The cast of the Fantastic Four reboot
(20th Century Studios)

The Fantastic Four of 2005 faired poorly enough to make Marvel’s worst films list, but Fantastic Four (2015) proved significantly worse. The film follows four teenagers—Reed Richards (Miles Teller), Ben Grimm (Jamie Bell), Sue Storm (Kate Mara), and Johnny Storm (Michael B. Jordan)—who build a trans-dimensional portal that gives them superpowers. As they explore their newfound powers, they must also stop Doctor von Doom (Toby Kebbell), previously thought dead, from destroying the world.

If you read that summary and thought, “Uh… what?” that is basically what you’ll feel after seeing the film, too. The film doesn’t make much sense. There’s a highly confusing 1-year time jump mid-film in which one character goes to Latin America for no known reason, and von Doom reappears and becomes a villain with no motivation. Oh, and then the Fantastic Four defeats him by punching him. Additionally, the film is horribly cheesy and uninteresting. It grabs random elements of superhero films and mashes them together nonsensically. The cast definitely tries, but there’s not much they can do with this mess of a film.

1. Howard the Duck

The animatronic Howard and Lea Thompson in Howard the Duck
(Universal Pictures)

As ridiculous as it sounds, yes, Howard the Duck is a Marvel film. This superhero comedy premiered in 1986 and was produced by George Lucas. The film follows Howard (Ed Gale), a talking duck who gets transported from Duckworld to Earth. When attempting to get back to Duckworld, he finds Dark Overlords are also being transported to Earth and possessing people.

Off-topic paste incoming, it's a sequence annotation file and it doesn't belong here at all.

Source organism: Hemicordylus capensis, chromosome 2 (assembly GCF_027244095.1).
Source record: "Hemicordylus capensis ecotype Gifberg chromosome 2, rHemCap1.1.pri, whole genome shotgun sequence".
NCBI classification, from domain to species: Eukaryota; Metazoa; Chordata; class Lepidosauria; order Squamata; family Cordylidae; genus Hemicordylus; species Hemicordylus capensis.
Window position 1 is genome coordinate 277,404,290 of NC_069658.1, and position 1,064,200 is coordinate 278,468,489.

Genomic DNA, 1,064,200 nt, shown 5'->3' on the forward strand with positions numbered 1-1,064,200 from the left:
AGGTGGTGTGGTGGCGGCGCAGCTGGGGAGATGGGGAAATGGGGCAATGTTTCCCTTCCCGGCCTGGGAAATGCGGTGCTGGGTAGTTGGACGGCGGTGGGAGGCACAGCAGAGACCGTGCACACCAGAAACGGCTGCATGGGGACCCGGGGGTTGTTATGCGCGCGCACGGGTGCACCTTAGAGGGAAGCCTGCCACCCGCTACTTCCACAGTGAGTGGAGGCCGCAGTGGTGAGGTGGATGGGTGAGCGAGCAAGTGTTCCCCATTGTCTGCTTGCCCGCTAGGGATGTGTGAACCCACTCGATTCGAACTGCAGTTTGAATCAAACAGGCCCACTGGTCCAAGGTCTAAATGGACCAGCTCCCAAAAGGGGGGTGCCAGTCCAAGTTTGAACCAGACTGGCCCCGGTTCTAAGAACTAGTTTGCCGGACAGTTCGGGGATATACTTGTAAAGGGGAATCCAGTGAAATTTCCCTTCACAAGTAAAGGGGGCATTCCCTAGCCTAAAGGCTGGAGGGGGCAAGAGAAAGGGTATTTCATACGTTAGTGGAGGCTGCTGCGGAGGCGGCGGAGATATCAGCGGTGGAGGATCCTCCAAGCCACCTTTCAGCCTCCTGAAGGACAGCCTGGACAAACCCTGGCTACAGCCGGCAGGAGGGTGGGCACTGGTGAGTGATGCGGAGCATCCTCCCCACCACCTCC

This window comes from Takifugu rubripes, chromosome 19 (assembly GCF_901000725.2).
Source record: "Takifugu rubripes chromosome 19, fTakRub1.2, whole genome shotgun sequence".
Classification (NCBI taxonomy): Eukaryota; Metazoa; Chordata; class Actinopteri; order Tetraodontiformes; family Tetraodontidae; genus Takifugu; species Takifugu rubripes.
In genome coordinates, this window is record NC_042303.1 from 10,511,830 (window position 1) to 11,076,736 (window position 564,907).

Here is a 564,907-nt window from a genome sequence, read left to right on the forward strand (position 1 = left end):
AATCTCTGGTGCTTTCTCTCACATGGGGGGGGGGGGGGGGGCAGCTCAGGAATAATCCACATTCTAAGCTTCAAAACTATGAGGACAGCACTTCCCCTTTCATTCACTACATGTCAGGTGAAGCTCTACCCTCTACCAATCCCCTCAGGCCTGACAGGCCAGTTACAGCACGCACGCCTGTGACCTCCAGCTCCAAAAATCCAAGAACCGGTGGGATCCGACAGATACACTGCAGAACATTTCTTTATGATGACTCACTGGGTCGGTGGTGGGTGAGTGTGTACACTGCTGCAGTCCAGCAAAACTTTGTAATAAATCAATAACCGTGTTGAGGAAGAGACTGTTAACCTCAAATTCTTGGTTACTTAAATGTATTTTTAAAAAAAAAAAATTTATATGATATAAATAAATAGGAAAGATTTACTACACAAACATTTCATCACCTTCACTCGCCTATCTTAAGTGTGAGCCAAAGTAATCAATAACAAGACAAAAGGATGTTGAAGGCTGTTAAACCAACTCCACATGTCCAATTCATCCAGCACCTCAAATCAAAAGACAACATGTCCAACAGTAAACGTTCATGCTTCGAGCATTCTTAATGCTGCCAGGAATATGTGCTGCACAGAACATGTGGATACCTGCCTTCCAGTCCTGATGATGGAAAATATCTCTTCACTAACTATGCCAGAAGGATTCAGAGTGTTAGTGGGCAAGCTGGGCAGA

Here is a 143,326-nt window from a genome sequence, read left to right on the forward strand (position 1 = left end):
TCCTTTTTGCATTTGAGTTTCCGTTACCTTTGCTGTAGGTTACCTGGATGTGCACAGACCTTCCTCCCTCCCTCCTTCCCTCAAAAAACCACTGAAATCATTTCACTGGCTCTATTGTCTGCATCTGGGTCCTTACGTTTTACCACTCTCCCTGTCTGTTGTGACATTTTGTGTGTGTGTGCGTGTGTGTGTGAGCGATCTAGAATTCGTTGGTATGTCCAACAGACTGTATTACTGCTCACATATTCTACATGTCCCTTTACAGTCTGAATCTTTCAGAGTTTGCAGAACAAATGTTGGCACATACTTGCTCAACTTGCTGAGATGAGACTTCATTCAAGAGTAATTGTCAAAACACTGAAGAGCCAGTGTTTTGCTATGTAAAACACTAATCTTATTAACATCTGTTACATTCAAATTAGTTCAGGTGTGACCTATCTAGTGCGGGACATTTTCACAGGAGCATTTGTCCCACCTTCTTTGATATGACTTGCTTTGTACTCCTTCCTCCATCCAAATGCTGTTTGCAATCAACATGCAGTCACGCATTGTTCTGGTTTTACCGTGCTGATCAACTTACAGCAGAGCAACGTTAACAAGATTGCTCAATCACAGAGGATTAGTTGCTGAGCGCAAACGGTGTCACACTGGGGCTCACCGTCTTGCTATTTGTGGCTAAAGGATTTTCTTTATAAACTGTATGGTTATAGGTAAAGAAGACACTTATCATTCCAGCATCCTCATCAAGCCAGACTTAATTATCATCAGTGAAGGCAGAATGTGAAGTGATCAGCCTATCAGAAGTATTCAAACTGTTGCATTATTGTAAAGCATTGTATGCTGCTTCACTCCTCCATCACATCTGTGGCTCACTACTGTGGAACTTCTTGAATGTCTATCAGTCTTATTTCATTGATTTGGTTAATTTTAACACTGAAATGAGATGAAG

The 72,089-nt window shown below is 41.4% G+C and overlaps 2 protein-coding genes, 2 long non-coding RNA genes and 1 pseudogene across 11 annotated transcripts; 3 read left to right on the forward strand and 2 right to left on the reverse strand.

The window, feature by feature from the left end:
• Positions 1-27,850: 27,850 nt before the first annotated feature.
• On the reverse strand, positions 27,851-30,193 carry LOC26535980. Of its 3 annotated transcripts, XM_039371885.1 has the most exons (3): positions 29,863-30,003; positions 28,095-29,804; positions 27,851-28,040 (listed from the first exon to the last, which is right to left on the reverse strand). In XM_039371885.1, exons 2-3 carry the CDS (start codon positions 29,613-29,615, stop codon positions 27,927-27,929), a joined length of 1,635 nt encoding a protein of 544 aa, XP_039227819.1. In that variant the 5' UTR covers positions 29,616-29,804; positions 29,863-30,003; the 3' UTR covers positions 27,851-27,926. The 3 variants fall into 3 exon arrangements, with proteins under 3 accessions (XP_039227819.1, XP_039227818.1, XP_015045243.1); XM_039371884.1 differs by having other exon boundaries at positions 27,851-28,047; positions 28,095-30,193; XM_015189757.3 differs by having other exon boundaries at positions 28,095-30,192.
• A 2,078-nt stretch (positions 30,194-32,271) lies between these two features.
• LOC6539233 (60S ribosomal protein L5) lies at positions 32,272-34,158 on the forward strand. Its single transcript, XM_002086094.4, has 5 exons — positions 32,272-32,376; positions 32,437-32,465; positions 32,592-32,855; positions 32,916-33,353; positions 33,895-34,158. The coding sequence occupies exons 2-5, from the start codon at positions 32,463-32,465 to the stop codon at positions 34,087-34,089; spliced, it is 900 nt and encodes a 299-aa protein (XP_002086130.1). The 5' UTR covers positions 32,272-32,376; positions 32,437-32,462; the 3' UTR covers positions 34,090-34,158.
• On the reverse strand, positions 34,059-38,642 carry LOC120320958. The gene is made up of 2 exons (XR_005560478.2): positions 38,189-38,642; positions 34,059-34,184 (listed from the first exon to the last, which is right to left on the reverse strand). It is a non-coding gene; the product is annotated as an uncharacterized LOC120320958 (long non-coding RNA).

While we enjoy seeing Howard’s cameo in Guardians of the Galaxy, we don’t need a feature-length film of him. Howard the Duck is just bizarre and terrible. It doesn’t work as a superhero film … it also doesn’t work as a comedy, thriller, children’s film, adult film, etc. It has a few mediocre jokes, a nonexistent plot, a duck they truly didn’t even try to make convincing, and poor special effects in general. Just look up the 1986 Razzie Awards—Howard the Duck basically got nominated for every Worst quality a film could possibly have and for very good reason.

(featured film: 20th Century Fox)


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Author
Rachel Ulatowski
Rachel Ulatowski is a Staff Writer for The Mary Sue, who frequently covers DC, Marvel, Star Wars, literature, and celebrity news. She has over three years of experience in the digital media and entertainment industry, and her works can also be found on Screen Rant, JustWatch, and Tell-Tale TV. She enjoys running, reading, snarking on YouTube personalities, and working on her future novel when she's not writing professionally. You can find more of her writing on Twitter at @RachelUlatowski.